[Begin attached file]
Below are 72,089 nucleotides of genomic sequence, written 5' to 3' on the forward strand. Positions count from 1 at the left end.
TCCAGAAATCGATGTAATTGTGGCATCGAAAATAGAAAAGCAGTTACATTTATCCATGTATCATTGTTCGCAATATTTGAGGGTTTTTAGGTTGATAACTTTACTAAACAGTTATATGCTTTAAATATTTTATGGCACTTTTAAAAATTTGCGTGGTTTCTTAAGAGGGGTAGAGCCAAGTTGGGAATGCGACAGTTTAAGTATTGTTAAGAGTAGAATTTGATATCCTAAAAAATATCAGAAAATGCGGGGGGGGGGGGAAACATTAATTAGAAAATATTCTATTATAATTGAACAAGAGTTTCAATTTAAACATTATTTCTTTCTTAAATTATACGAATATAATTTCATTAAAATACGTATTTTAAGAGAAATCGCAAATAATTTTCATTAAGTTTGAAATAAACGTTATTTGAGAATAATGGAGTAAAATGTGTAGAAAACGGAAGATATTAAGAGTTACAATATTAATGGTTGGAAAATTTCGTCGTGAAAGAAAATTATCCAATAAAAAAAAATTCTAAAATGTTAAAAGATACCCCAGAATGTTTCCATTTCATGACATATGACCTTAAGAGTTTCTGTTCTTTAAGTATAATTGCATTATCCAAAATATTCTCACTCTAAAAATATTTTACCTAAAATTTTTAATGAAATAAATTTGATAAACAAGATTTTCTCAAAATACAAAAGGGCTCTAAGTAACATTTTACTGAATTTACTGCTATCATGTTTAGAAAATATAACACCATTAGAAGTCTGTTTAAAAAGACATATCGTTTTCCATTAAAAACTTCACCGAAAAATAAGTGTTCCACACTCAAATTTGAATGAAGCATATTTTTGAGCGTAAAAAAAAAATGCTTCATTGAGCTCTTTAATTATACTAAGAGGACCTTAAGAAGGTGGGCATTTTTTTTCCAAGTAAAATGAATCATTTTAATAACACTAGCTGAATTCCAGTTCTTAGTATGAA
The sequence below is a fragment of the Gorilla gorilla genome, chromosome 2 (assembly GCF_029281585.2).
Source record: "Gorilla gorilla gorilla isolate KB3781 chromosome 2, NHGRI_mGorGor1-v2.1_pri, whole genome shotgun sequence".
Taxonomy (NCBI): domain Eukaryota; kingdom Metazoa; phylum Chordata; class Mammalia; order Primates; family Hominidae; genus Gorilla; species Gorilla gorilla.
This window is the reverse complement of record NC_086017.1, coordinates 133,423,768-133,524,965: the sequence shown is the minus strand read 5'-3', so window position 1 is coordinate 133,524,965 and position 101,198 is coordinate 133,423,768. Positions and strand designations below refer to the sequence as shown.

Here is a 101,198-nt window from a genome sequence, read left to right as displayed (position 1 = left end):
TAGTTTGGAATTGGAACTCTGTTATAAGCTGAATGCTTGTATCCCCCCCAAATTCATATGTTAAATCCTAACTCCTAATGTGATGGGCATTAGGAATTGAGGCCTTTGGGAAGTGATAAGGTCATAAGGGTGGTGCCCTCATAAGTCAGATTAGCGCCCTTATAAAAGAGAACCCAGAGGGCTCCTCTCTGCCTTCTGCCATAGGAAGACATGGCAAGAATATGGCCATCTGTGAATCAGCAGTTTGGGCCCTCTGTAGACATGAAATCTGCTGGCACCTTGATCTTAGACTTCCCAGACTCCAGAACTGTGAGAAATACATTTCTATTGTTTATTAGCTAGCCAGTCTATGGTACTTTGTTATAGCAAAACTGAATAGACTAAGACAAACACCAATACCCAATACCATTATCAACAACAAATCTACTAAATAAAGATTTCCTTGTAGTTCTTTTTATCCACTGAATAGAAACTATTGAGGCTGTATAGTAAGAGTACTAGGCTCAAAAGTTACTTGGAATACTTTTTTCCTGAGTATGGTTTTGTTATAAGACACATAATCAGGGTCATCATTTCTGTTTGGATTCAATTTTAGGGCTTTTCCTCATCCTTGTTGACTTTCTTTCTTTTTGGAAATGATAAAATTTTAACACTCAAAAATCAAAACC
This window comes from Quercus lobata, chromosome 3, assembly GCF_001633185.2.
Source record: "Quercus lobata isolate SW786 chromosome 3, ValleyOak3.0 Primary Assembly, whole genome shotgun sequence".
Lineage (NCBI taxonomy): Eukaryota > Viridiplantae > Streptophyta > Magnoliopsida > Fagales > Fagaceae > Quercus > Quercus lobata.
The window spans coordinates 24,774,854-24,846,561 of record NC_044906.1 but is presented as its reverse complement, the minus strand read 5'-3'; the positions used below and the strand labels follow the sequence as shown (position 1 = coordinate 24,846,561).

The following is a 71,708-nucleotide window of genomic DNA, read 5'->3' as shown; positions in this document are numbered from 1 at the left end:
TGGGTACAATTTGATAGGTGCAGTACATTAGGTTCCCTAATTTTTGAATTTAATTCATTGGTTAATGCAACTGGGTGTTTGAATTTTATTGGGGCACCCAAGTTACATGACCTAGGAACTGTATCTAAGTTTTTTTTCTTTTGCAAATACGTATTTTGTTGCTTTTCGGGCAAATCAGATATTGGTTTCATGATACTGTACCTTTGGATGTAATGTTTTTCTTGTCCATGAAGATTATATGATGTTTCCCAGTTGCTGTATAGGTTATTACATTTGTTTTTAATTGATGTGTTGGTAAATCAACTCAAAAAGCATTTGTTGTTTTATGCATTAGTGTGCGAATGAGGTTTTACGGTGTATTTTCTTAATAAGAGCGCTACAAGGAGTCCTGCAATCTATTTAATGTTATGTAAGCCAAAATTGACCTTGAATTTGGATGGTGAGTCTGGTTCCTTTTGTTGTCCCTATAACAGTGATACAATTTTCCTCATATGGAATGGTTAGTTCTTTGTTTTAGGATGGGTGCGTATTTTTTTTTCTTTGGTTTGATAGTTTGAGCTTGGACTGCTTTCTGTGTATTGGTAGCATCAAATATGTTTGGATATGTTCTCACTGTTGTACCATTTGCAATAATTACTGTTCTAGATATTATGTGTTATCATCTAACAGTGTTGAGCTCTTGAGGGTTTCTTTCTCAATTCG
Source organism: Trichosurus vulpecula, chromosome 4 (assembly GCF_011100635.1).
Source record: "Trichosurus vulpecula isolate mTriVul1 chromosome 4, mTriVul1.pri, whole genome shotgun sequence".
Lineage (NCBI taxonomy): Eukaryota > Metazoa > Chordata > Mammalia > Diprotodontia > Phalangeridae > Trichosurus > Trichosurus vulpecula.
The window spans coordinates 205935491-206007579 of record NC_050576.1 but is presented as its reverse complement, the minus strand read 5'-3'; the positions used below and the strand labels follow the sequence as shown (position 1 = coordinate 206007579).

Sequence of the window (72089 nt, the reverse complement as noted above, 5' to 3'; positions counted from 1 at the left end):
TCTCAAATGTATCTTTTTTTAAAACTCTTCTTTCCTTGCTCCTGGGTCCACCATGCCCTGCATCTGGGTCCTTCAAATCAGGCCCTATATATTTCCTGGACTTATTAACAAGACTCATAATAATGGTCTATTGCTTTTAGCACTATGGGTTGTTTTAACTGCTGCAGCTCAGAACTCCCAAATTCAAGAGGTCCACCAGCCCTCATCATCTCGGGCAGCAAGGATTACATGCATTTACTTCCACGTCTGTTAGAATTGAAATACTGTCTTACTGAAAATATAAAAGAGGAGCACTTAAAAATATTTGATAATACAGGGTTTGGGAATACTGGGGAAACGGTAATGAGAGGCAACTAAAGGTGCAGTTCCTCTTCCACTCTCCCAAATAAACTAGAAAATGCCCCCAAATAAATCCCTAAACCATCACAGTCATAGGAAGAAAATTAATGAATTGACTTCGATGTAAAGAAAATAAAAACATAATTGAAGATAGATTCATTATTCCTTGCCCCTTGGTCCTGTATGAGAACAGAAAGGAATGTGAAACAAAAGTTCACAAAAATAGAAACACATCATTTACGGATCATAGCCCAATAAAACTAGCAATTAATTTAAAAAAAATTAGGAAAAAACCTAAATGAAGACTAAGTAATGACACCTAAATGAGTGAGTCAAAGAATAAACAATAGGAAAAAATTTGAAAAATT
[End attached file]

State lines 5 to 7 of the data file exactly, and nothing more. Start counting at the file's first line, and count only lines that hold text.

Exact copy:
Taxonomy (NCBI): domain Eukaryota; kingdom Metazoa; phylum Chordata; class Mammalia; order Primates; family Hominidae; genus Gorilla; species Gorilla gorilla.
This window is the reverse complement of record NC_086017.1, coordinates 133,423,768-133,524,965: the sequence shown is the minus strand read 5'-3', so window position 1 is coordinate 133,524,965 and position 101,198 is coordinate 133,423,768. Positions and strand designations below refer to the sequence as shown.

Here is a 101,198-nt window from a genome sequence, read left to right as displayed (position 1 = left end):